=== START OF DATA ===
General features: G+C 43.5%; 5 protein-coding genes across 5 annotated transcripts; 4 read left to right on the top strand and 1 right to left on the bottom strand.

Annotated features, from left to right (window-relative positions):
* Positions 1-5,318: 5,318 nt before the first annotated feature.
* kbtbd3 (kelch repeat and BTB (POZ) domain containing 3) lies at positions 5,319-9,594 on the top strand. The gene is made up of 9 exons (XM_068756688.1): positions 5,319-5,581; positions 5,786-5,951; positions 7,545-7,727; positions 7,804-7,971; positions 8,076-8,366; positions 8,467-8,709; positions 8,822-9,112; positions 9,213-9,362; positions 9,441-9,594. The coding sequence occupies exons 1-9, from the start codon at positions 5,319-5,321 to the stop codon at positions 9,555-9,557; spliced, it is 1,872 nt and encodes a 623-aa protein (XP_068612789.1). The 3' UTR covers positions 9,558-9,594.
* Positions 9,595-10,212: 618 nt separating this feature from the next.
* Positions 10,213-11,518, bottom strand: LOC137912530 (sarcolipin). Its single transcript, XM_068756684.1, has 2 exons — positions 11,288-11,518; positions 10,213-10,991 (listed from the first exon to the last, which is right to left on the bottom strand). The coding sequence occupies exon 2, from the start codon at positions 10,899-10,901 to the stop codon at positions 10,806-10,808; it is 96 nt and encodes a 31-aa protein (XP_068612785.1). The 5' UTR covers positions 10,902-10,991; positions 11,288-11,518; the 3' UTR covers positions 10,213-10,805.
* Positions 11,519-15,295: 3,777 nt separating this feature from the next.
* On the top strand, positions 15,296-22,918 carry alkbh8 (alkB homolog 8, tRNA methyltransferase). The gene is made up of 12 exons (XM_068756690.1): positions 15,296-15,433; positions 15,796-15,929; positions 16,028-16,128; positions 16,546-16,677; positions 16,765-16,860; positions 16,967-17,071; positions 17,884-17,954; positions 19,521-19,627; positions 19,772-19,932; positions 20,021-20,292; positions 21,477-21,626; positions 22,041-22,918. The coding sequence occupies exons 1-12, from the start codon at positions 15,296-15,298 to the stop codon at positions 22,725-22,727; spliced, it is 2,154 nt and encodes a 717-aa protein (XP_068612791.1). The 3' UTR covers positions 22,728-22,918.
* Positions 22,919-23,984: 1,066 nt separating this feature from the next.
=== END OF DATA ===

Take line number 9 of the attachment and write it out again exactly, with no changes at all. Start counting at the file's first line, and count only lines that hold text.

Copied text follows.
* Positions 22,919-23,984: 1,066 nt separating this feature from the next.